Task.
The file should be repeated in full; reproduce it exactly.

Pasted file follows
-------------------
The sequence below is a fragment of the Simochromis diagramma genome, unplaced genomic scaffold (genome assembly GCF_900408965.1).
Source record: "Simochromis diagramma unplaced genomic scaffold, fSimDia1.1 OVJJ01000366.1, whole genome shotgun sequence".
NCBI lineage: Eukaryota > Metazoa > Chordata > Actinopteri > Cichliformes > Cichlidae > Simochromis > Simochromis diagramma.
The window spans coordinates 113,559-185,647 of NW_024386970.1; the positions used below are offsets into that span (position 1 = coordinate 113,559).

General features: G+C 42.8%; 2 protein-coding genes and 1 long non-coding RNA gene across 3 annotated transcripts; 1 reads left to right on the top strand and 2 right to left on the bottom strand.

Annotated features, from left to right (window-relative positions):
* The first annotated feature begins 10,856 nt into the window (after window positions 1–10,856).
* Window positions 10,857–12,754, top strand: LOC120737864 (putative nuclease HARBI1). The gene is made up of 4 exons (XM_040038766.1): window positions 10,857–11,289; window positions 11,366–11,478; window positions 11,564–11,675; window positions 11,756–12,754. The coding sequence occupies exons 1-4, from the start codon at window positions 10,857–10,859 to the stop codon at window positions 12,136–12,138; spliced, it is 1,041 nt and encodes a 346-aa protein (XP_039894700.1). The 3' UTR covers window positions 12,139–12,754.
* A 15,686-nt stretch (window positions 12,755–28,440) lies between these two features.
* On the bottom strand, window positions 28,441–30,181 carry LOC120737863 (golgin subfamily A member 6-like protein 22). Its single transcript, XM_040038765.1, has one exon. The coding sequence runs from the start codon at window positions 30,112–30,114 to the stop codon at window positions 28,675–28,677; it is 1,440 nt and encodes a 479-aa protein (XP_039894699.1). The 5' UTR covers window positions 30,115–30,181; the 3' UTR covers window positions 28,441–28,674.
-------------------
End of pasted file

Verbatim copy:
The sequence below is a fragment of the Simochromis diagramma genome, unplaced genomic scaffold (genome assembly GCF_900408965.1).
Source record: "Simochromis diagramma unplaced genomic scaffold, fSimDia1.1 OVJJ01000366.1, whole genome shotgun sequence".
NCBI lineage: Eukaryota > Metazoa > Chordata > Actinopteri > Cichliformes > Cichlidae > Simochromis > Simochromis diagramma.
The window spans coordinates 113,559-185,647 of NW_024386970.1; the positions used below are offsets into that span (position 1 = coordinate 113,559).

General features: G+C 42.8%; 2 protein-coding genes and 1 long non-coding RNA gene across 3 annotated transcripts; 1 reads left to right on the top strand and 2 right to left on the bottom strand.

Annotated features, from left to right (window-relative positions):
* The first annotated feature begins 10,856 nt into the window (after window positions 1–10,856).
* Window positions 10,857–12,754, top strand: LOC120737864 (putative nuclease HARBI1). The gene is made up of 4 exons (XM_040038766.1): window positions 10,857–11,289; window positions 11,366–11,478; window positions 11,564–11,675; window positions 11,756–12,754. The coding sequence occupies exons 1-4, from the start codon at window positions 10,857–10,859 to the stop codon at window positions 12,136–12,138; spliced, it is 1,041 nt and encodes a 346-aa protein (XP_039894700.1). The 3' UTR covers window positions 12,139–12,754.
* A 15,686-nt stretch (window positions 12,755–28,440) lies between these two features.
* On the bottom strand, window positions 28,441–30,181 carry LOC120737863 (golgin subfamily A member 6-like protein 22). Its single transcript, XM_040038765.1, has one exon. The coding sequence runs from the start codon at window positions 30,112–30,114 to the stop codon at window positions 28,675–28,677; it is 1,440 nt and encodes a 479-aa protein (XP_039894699.1). The 5' UTR covers window positions 30,115–30,181; the 3' UTR covers window positions 28,441–28,674.